8 Stories Of Canadian Veterans To Remember This Weekend

8 Stories Of Canadian Veterans To Remember This Weekend

Today is a day dedicated to the memory of all those who have selflessly served our country over the years. Our veterans deserve our endless respect and thanks for all they have given us. On this day, we look back on those who helped shape our country for the better. While the names of those who served bravely are too many to name, here are just a handful of great Canadians we remember.

Pte. James Peter Robertson

Pte. Robertson and his platoon were pinned down by machine gun while fighting in Passchendaele during World War I. With no way of escape and taking casualties, Pte. Robertson rushed the artillery, overpowering the enemy crew and turning the machine gun on the remaining German soldiers. His brave act allowed his platoon to advance. In a further display of his courage, Pte. Robertson rushed to the front of the trench to rescue two wounded comrades. After pulling one of the men to safety, Pte. Robertson died when he went back for the second man.

Sergeant Robert Spall

Like many brave men, Spall lived a quiet life before volunteering when World War I broke out. In October 1918, Spall and his platoon were pinned down in their trench as the enemy advanced on them rapidly. If they stayed, they would certainly be defeated, so Spall took up a machine gun, climbed out into the open and fired on the enemy. The surprising attack but the Germans on the defensive, stopping their advance. Spall returned to the trench and instructed his platoon to make their escape, then took up another machine gun and returned to give his men cover. While he died in the assault, his actions saved his platoon.

Elsie MacGill

Known as the “Queen of the Hurricanes”, MacGill has the distinction of being the world’s first female aircraft designer. Overseeing a 4,500 person workforce, MacGill turned out four Hurricane aircrafts a week which helped the allies win the war.

Léo Major

The tales of Major sound like something out of an over-the-top action film rather than the heroics of a real man, but that’s the reality of it. While fighting in the Netherlands at the Battle of the Scheldt, Major managed to single-handedly capture 93 German solider while he was alone on patrol. That’s not even his most impressive act. In April 1945, Major and another officer were doing reconnaissance on a town called Zwolle which was held by the Germans. His comrade was killed in the process and an enraged Major entered the town alone. He captured a German officer and told him that the Canadian forces would be bombarding the town with artillery shortly and their only option was surrender. He then stalked around the town firing wildly and tossing grenades, convincing the Germans they really were under attack. They surrendered Zwolle to Major.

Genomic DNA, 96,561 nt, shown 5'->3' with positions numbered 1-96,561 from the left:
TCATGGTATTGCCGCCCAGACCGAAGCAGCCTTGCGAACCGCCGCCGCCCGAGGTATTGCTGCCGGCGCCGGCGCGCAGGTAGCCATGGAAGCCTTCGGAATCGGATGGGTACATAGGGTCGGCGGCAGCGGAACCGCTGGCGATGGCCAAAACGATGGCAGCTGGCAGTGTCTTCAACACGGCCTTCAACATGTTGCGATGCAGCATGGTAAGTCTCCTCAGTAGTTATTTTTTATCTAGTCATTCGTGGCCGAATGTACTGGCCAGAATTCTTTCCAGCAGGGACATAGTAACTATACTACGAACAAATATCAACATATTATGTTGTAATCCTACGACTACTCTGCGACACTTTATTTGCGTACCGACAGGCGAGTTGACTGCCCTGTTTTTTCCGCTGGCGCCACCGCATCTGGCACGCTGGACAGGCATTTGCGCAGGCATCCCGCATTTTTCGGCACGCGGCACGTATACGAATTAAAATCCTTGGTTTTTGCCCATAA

Leo Clarke

In 1961, while stationed in France, Clarke was assigned along with several other men to secure a nearby trench and allow his battalion to advance. Clarke and the other men quickly found themselves surrounded and outnumbered by German, and eventually Clarke was only man left standing. Armed with a pistol and whatever else he could find, Clarke fought off 22 Germans by himself. Sadly, a month later Clarke was paralyzed when an explosion caused the trench he was in to cave in. He died a week later.

Tommy Prince

Prince is one of the most highly decorated First Nations soldiers and a veteran of World War II and the Korean War. During WWII he distinguished himself with several instances of unbelievable bravery. When a communication line was down and needed repair, he disguised himself as a farmer and fixed the line with German soldiers nearby. He also was a part of a mission to walk behind enemy lines and captured 1,000 soldiers. Tragically he fell on hard times after returning home and died in 1977.

Margaret MacDonald

At the outset of WWI in 1914, Margaret MacDonald became matron-in-chief of the Canadian Army Medical Corps and became the first woman to receive a Major’s rank. It was her job to marshal and train civilian nurses, overseeing 2,845 Canadian nursing sisters by the end of the war. They cared for soldiers beyond the fighting into the 1920s.

Billy Bishop

Many Canadians grew up knowing Billy Bishop was a true Canadian hero. An Ace flyboy, Bishop was Canada’s most successful fighter pilot in the First World War. He’s been credited with 72 victories, the most notable being a flight into enemy territory to attack a German aerodrome. He is said to have brought down three enemy planes and flew under four more before returning to base. For his great service he was awarded the Victoria Cross.

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